The biobank journey: from patients to papers
by Guest Author on 27 Jan 2017
From blood and saliva to tumours and teeth, donated human tissue samples take a variety of forms. But why would anyone be interested in storing these samples? And what do they do with them? Dr Emma Lawrence, Project and Engagement Manager at the UK Clinical Research Collaboration (UKCRC) Tissue Directory and Coordination Centre, describes the biobank sample journey, from patients to scientific discoveries.
Human tissue samples can be taken for a number of reasons. But most frequently they are used for diagnosing disease. Often, the entire sample is not needed for this purpose and patients can be asked if they want to donate the tissue for medical research.
Sometimes healthy people are recruited to take part in studies, such as UK Biobank. As part of these studies participants are often asked to donate tissue, like blood or saliva.
Finally, there are options to donate tissue after death, including brain tissue. In this case either the donor or family express an interest and give consent for some, or all, of the body to be used for research purposes.
“Sadly, only 1 per cent of people actually die in a way in which they can be organ donors. However, 99 per cent of people can donate tissue for research,” says research nurse Joanne Mullarkey from the Ethical Tissue biobank.
Once donated, the sample is often collected or passed to someone who works at a biobank. Biobanks are places that store human biological samples for future use. At this point samples are anonymised so that all the personal details of the donor are kept confidential.
Samples often need to be processed in a particular way before they can be stored or used for research. This could mean separating out the different blood components, adding a fixative to tissue or snap freezing tissue in liquid nitrogen.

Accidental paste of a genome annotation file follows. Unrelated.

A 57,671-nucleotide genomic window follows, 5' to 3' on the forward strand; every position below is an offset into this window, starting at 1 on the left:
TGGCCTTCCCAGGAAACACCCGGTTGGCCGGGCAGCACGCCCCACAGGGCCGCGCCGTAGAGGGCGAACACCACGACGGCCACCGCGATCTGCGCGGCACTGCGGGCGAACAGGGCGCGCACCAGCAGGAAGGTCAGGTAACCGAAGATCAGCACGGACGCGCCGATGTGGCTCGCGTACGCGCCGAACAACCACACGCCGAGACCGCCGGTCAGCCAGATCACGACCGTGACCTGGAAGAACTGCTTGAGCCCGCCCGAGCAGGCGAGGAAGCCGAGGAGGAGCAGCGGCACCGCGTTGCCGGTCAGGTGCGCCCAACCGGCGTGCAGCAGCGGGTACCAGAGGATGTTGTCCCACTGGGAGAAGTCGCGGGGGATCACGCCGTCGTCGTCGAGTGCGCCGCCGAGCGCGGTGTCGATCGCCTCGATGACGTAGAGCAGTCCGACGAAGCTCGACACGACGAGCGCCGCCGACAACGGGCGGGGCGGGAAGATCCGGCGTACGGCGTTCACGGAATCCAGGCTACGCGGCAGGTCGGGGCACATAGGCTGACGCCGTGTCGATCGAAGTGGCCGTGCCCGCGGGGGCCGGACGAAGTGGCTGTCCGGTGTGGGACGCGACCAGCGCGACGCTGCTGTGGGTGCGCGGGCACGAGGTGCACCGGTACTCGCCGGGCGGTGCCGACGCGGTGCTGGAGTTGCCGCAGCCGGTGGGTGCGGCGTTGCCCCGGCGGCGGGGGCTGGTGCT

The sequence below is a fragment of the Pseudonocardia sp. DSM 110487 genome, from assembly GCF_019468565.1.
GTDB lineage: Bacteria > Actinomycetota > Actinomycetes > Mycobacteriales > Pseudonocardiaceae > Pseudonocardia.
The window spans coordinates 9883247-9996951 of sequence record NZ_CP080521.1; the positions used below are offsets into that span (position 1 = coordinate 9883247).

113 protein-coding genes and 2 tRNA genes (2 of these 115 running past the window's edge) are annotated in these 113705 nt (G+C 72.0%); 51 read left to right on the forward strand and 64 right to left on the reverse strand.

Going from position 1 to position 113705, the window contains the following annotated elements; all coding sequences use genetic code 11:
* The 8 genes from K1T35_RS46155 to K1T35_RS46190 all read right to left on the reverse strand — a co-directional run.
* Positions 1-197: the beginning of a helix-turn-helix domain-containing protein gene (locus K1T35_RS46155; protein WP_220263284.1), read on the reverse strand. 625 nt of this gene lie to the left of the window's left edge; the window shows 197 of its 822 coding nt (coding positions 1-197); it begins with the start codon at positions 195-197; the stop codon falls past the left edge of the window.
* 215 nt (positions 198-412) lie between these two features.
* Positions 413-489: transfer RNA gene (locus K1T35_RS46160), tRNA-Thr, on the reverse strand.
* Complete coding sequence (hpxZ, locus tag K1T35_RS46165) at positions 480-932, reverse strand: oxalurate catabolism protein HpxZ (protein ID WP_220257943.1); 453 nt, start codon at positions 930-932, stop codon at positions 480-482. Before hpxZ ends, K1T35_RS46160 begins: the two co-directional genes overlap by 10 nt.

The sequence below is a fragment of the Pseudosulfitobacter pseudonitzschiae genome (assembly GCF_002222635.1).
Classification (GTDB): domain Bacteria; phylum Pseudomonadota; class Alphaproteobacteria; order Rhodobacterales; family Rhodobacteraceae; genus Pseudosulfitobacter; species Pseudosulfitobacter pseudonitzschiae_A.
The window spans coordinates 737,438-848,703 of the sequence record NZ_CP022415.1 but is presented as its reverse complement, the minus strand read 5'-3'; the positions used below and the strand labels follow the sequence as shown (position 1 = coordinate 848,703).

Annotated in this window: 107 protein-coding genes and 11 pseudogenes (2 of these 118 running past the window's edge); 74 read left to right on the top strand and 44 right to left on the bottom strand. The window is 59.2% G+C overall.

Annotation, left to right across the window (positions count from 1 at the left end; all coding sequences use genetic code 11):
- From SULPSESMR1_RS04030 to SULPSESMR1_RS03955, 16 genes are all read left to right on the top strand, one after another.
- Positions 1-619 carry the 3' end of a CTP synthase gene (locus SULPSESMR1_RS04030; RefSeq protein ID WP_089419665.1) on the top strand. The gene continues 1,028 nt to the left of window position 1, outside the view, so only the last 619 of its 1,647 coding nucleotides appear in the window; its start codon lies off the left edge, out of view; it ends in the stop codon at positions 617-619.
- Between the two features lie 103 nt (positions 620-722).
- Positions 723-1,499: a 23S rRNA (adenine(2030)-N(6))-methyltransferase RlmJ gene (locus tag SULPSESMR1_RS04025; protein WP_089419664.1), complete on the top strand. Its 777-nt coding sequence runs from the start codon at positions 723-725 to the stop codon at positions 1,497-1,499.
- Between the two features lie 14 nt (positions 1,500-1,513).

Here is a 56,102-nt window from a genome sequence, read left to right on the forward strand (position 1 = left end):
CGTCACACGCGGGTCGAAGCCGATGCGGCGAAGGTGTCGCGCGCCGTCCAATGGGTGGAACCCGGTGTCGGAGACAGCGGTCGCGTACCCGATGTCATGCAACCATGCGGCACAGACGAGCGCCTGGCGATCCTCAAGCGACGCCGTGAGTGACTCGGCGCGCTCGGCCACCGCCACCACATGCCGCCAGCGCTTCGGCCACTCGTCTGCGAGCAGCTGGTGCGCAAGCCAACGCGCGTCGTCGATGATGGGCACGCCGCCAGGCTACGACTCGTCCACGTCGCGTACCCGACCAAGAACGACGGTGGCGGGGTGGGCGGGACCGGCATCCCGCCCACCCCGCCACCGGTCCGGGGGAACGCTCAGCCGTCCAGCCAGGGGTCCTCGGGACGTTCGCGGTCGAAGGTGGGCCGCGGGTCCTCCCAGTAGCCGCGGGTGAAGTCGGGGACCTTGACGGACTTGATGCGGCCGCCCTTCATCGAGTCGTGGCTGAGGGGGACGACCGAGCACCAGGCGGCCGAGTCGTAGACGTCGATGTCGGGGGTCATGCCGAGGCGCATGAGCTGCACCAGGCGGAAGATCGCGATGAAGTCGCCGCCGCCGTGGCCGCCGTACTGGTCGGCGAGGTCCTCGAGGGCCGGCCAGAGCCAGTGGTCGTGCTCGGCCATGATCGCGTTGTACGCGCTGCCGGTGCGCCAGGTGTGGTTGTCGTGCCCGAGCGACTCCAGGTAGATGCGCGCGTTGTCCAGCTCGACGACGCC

Biobanks are also known as bio-repositories, bio-resources or tissue banks. Although biobanks can take many forms, they are typically made up of large rooms of storage containers, such as freezers.
Samples can be stored at temperatures as low as -80°C or even in liquid nitrogen, which is under -200°C. Samples can remain in storage for years, so it’s important they have an uninterrupted electricity supply and are incredibly organised.
A medical researcher will sometimes need human tissue in order to study how the body works, what goes wrong in disease or how to treat disease. When this is the case they contact the biobank with a specific request.
Dr Ana Rio-Machin works on familial acute myeloid leukaemia (AML) – an aggressive type of inherited cancer affecting white blood cells – and uses a biobank at Barts Cancer Institute.
“My whole project is completely based on biobanked samples. The only way for studying familial AML is using blood or bone marrow samples taken directly from the patients,” says Ana.
Biobanks are helpful when studying rare diseases like familial AML as they allow a sufficient number of samples to be collected and used in research. Locating these tissue samples can sometimes be difficult for researchers; this was the main reason for establishing the online UKCRC Tissue Directory. The directory contains the details of biological samples and data taken from UK individuals, and held across more than 70 biobanks in the UK.
Ana screens groups of families for shared genetic mutations, to identify potential inherited mutations predisposing patients to AML. But samples can be used for a whole variety of different research studies.
“Samples can help develop early diagnostic tests, better treatments and cures for life-limiting diseases such as cancer, diabetes, Alzheimer’s disease, heart, lung and skin disease,” says Joanne from Ethical Tissue.
There are lots of scientific findings resulting from research using biobanked samples. Recent examples include the influence of genes on birth weight, identification of a gene involved in tooth development, a potential method for classifying Alzheimer’s disease, and a diagnostics test for blood cancer.
We really want to make the most of these samples as they are such a precious gift; that’s why we’re asking tissue custodians to register them in our directory. Who knows the research potential that could be unlocked if the samples become more accessible to researchers.
The MRC part-funds the national directory of biobanks. It aims to make it easier for medical researchers to locate and contact relevant resources in the UK.
The MRC launched a funding call this week for capital investment in human tissue banking and linked data, in partnership with charities. It aims to support the establishment of a focused number of world-class human tissue banks and associated linked-data repositories, to enable new research into disease mechanisms, diagnosis and treatment. The deadline for outline proposals is 27 March 2017.
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